Dear OPRF High School Community,
As I heard the news about George Floyd and that he had been killed in Minneapolis at the knees of the police, it took me back 20 years, to my then 19-year-old son and my constant fear that he would be pulled over. He used to get stopped so often by the same officer asking where he was going that I would follow him to work and his dad would follow him home to make sure he was safe.
The fear that he might not return hit me full force all over again. The dread that something could happen to my son and my grandsons simply for walking or driving while being black--that they can be targeted simply because society can’t see them for who they really are--is with me every day.
I am devastated for George Floyd’s family, whose same fear became their reality. And now my son weeps at what is happening in our country, saying to me, “Mama, I’m so tired.”
Enough is enough.
As a school district and as a community, we have to, we must do better for our black and brown young people. We have to remove the barriers of racism that we mask by saying we are liberal and we are accepting.
Our young people are weary. They are worn down. They want change. They want to be respected as the individuals they are. They want to walk out of their homes and know that they won’t be targeted.
The change begins with us. As a school district, we strive for racial equity as a fundamental belief. But it is all of our responsibility to speak out against the injustices that lead to racial disparities in our country, our community, and our school. To remain silent is to be complicit. We need to lock arms and make sure our kids are heard and received in their full humanity, as their authentic selves.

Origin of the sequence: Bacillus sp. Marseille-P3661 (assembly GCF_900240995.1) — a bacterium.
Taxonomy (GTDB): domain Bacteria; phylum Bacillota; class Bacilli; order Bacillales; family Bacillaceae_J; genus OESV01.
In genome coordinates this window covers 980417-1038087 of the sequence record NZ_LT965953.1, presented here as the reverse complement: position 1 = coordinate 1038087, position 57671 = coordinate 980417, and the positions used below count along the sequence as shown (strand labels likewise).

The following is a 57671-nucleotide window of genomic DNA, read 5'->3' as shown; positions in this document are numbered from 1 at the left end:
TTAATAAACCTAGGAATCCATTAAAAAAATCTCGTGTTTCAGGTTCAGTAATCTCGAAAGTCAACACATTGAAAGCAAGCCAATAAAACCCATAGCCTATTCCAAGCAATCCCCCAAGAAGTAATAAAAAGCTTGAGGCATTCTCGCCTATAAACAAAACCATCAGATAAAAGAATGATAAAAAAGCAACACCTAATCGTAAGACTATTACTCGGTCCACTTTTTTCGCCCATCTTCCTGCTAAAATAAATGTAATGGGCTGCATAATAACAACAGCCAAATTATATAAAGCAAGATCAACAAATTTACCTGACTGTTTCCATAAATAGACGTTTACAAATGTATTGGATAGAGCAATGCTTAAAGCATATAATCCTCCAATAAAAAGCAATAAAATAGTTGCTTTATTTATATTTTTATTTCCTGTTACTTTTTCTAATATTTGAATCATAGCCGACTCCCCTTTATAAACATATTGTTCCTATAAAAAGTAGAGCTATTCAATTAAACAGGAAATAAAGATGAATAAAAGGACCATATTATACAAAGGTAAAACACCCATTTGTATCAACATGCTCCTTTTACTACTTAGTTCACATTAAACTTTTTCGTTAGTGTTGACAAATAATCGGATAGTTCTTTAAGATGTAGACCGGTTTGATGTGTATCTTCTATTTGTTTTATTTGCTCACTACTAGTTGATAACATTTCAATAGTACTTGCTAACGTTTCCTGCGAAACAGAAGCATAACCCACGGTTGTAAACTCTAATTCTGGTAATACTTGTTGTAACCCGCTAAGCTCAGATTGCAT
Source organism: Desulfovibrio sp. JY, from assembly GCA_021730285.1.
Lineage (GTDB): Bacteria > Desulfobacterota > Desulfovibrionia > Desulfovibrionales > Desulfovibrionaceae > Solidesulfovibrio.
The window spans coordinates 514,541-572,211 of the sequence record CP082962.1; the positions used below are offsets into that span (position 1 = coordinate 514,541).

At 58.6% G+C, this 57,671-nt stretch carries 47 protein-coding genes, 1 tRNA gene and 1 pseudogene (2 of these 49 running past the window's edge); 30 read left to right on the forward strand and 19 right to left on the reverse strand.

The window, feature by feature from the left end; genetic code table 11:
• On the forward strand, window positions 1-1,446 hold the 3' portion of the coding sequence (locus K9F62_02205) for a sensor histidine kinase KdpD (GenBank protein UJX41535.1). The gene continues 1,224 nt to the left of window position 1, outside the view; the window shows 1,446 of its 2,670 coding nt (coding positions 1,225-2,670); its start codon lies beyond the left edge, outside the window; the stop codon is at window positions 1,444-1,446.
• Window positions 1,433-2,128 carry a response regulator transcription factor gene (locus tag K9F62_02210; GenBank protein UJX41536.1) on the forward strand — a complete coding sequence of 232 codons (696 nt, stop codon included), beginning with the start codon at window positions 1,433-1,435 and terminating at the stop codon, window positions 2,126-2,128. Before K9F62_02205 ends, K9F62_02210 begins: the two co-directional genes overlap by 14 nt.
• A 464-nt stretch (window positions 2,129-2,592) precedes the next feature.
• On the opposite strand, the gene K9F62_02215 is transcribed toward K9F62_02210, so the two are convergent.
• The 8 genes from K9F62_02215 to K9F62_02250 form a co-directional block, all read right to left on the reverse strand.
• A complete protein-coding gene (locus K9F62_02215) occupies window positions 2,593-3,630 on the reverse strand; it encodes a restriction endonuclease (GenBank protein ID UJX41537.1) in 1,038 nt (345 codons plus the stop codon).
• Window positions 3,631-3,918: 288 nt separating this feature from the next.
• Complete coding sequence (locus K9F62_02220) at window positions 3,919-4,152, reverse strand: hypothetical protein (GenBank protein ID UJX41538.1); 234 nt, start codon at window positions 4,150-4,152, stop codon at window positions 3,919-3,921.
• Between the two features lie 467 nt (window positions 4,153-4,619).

We have to change. And it needs to start now. No more rhetoric. No more posturing. We need everyone in our community to act.
Learn how you can be part of the change from these resources:
- Beyond the Golden Rule: A Parent’s Guide to Preventing and Responding to Prejudice
- How to Talk to Kids about Race and Racism
- How to Talk to Kids about Race
- 10 Tips for Teaching and Talking to Kids about Race
- Resources from the Oak Park Public Library
For students who need emotional support, our counselors are still in the building through tomorrow, June 3. Then we have a summer counselor on duty each week through July 30 (schedule will be posted on the website). Thrive Counseling Center and Riveredge Hospital are local resources for help and support.
Black and brown people are suffering. I worry not just about our students of color but our staff of color as well and how this must be impacting them. I encourage staff seeking support to reach out to Perspectives Employee Assistance Program at 800-456-6327.
This is the time to take care of each other. This is the time to take a stand.
Dr. Joylynn Pruitt-Adams